Aml, not otherwise specified
The subcategory of acute erythroid leukemia, erythroid/ myeloid type (previously defined as a case with ≥50% BM erythroid precursors and ≥20% myeloblasts among non-erythroid cells) has been removed from the AML category. In the new classification, myeloblasts are always counted as a percentage of total marrow cells and the majority of such cases have <20% total blast cells and are now classified as MDS (usually MDS with excess blasts). This change was based on the close biologic relationship of erythroid/myeloid type acute erythroid leukemia to MDS in terms of its clinical presentation, morphologic features and genetic abnormalities, as well as the low reproducibility of non-erythroid blast counts and an attempt to achieve uniformity in expressing the blast percentages across all myeloid neoplasms. Cases with ≥50% or more erythroid cells and ≥20% total myeloblasts usually meet the criteria for AML with myelodysplasia-related changes and should be diagnosed as such; cases with ≥20% total myeloblasts not meeting criteria for AML with myelodysplasia-related changes or AML with recurrent genetic abnormalities should be categorized as one of the other subtypes of AML, NOS.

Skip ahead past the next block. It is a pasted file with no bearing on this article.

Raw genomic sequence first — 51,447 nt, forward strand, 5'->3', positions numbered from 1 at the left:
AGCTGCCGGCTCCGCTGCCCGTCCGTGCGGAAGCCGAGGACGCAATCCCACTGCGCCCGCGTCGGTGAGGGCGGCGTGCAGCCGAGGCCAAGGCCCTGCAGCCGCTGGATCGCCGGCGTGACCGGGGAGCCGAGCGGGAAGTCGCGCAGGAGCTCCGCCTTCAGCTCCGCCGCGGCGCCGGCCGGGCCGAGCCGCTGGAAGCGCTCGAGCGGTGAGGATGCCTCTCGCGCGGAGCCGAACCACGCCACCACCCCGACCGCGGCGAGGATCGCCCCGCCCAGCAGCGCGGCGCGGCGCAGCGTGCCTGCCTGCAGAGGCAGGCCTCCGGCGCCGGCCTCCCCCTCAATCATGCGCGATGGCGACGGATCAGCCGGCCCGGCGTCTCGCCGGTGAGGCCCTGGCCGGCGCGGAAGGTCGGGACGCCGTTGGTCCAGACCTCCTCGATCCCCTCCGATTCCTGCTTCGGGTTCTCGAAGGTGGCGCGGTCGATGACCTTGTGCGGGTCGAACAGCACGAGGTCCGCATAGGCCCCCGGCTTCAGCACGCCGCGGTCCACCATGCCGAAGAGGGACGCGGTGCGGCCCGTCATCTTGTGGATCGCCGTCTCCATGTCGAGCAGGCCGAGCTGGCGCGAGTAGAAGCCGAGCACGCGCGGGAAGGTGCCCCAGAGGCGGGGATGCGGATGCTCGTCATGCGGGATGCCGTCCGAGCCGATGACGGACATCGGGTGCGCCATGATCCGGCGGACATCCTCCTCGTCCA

Conflict of Interest None declared.
Mendler JH, Maharry K, Radmacher MD, Mrozek K, Becker H, Metzeler KH, et al. RUNX1 mutations are associated with poor outcome in younger and older patients with cytogenetically normal acute myeloid leukemia and with distinct gene and MicroRNA expression signatures. J Clin Oncol 2012;30:3109-18.
Wouters BJ, Löwenberg B, Erpelinck-Verschueren CAJ, van Putten WLJ, Valk PJM, Delwel R. Double CEBPA mutations, but not single CEBPA mutations, define a subgroup of acute myeloid leukemia with a distinctive gene expression profile that is uniquely associated with a favorable outcome. Blood 2009;113:3088-91.